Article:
Predictably, people were not happy when their water bills went up, and the mayor’s office started getting complaints.
Meanwhile, ASP was hitting technical and bureaucratic obstacles. The company found that the city’s maps of existing pipelines were often inaccurate, leading to costly mistakes and delays when attempting to lay new pipes. In order to expand water service, ASP needed to construct a series of wells and pumping stations on privately owned land. The concession gave the city responsibility for acquiring this land, but this process got mired in legal challenges and disputes with titleholders. As a result, ASP has not been able to build key parts of the infrastructure and has missed some of its service expansion deadlines.
The situation came to a head in Cofradía and Chamelecón, two sprawling low-income districts that had endured decades of deficient or nonexistent water or sanitation services. After years of neglect and broken promises, residents of these districts were fed up. News that a large private company had taken over the service was greeted with suspicion, followed by demands for immediate improvements.
Not surprisingly, ASP was unable to meet these expectations. Many of the water pipes in these neighborhoods were old, broken and clogged with mud. As a result, even after ASP installed new pumping stations that improved pressure for part of the day, the water coming out of the taps was cloudy. When ASP announced that it would not repair old pipes or guarantee continued water pressure in Chamelecón unless all homes agreed to the installation of water meters, the local residents rebelled. “We will let ASP install meters only when they can provide good quality water and 24 hour pressure,” says Juan Ramón Montes, president of the Chamelecón’s federation of patronatos (neighborhood associations).
Shared responsibility. The resulting impasse has been inflamed by the local media—which sometimes portray ASP as a corporate villain insensitive to the needs of the poor—and by opposition politicians, who use it to attack the city government.
The situation has put everybody on the defensive. Municipal officials complain that ASP is failing to meet its service targets, is not flexible enough with consumers in poor neighborhoods, and is raising rates without considering the social impact. “ASP needs to see that the problem isn’t just technical–it’s social and political,” says Osmín Bautista, the deputy mayor of San Pedro Sula. “[We understand] that there is a cost involved in delivering water to each home, but people need water to survive, and so there are humanitarian considerations. We can’t go in and tell a community ‘if you won’t install meters, we won’t give you water’.”An example of the residential water meters that ASP has been installing.
ASP officials counter that the terms of the concession require them to install water meters in every home. Moreover, they say that they cannot meet people’s expectations of improved service without the land needed to install new pumps and wells—land that city officials have yet to hand over. And they point out that ASP’s water rates are still around 50 percent lower than those charged by the public water service in Tegucigalpa, the Honduran capital. In fact, according to ESA Consultores, an independent consulting firm in Tegucigalpa, ASP’s rates are among the lowest in all Central America.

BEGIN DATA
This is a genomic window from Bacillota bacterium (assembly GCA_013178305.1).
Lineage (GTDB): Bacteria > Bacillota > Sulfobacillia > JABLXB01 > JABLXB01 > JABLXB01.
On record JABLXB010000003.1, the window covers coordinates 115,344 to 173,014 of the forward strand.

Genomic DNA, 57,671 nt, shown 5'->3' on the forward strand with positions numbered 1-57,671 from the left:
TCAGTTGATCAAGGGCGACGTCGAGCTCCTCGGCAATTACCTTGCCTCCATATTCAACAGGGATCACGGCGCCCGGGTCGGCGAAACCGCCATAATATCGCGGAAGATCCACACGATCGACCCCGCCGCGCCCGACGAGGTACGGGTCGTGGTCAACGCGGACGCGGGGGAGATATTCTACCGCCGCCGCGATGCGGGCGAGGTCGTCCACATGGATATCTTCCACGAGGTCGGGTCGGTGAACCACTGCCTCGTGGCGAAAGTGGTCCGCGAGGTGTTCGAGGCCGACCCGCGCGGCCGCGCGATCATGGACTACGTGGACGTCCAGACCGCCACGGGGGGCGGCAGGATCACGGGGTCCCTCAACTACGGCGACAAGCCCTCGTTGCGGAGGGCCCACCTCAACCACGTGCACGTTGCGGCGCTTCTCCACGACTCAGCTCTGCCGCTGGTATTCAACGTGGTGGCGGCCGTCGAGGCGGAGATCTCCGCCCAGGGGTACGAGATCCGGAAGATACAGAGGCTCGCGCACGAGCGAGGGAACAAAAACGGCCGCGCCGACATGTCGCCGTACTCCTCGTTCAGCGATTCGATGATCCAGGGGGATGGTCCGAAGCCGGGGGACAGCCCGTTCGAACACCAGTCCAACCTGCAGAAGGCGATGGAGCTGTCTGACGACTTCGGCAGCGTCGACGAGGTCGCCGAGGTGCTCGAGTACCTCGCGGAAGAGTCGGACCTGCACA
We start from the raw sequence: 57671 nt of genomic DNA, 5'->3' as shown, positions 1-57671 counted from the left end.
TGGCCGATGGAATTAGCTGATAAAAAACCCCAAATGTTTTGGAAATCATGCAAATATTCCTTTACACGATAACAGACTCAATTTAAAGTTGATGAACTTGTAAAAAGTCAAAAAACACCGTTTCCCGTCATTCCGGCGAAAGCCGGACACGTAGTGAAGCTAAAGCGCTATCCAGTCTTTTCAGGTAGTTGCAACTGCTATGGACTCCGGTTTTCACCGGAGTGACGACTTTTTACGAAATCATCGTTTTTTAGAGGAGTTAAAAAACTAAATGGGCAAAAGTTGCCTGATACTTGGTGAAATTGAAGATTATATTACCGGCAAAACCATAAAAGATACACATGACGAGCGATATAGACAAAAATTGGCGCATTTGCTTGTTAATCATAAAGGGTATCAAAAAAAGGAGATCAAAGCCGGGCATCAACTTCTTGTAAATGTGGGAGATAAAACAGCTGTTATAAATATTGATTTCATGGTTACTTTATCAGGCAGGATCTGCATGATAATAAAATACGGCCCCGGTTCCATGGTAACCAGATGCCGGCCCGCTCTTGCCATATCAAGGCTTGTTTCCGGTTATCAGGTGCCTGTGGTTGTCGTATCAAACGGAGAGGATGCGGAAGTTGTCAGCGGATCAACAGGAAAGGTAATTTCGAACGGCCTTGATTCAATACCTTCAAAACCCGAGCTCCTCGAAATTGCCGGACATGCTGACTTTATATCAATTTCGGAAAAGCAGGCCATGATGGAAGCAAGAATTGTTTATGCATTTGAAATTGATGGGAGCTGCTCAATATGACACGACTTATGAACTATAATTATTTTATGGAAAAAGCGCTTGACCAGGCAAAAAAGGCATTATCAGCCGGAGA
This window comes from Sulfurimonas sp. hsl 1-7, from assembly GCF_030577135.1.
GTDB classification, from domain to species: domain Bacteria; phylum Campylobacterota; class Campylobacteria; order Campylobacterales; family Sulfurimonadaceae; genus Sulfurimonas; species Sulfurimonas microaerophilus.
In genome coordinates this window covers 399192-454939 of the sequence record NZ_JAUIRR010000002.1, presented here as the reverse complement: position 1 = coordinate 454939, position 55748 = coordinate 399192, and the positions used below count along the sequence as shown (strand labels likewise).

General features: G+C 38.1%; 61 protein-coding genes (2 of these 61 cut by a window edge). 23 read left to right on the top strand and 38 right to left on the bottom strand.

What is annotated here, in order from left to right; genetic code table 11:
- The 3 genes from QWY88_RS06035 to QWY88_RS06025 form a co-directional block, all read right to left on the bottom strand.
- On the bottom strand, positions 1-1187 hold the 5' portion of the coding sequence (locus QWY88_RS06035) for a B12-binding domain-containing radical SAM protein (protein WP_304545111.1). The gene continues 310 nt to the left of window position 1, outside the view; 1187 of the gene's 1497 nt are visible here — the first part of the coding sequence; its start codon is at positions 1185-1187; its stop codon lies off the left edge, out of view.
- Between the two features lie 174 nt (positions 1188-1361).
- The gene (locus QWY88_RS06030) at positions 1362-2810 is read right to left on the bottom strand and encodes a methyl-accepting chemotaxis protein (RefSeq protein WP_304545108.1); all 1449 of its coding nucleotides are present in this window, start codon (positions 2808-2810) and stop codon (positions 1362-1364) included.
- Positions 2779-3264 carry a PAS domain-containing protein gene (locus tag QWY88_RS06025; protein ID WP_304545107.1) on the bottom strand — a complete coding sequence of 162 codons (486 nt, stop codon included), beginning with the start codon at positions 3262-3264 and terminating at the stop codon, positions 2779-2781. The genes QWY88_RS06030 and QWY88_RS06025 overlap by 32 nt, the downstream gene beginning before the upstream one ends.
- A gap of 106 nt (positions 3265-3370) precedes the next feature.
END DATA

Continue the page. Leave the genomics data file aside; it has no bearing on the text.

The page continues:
The truth, then, is that both perspectives on San Pedro Sula’s water system are correct. For the overwhelming majority of the city’s residents, water service has improved under the concession. The city is saving millions of dollars per year in infrastructure spending and even earning revenue (since ASP must transfer 5 percent of its billing revenue to the municipal treasury).
Water service has also improved in the poorest parts of San Pedro Sula—but certainly not to the extent that people are entitled to expect. If the frustration of consumers in Chamelecón and other low-income areas is not addressed soon, and if their situation continues to be used as political ammunition, some sanpedranos think that the concession itself will be in danger.
Sink or swim. Fortunately, most people in positions of authority seem to understand that ASP is vital to the city’s future. “We need to make every effort to safeguard the concession,” says Bautista, the deputy mayor. “Failure would carry a terrible price for the city.” Oscar Galeano, president of San Pedro Sula’s powerful Chamber of Commerce, told IDBAmérica that its members are convinced the concession is the best way to guarantee that their businesses will have the water services they need, and he said the chamber would be willing to help mediate a solution to any ongoing conflicts.
ASP’s Lucio Constantini admits that his company needs to do a better job of communicating its policies and plans to consumers. “This has been a weak area for us,” he said, “so we have recently hired a public relations company to help us out.” Bautista also agrees on the need for better communication. “The three of us—the consumers, the concession holder and the municipality—we are in the same boat. We have to find a common language and be more transparent with each other.”
Such cooperation will be even more vital in the years ahead, because the concession includes plans to build what will be one of Latin America’s most advanced waste-water collection and treatment systems. These investments—designed to reverse dangerous levels of contamination caused by untreated sewage leaving San Pedro Sula—will be financed with a surcharge to the water service.
Chances are good that San Pedro Sula will work out these challenges. But the city’s experience offers valuable lessons for other cities that wish to attract private investors to their water and sanitation sector. See links at right for an article that explores some of those lessons, and for a report on the crucial role that public perceptions and access to information have had in San Pedro Sula’s water sector.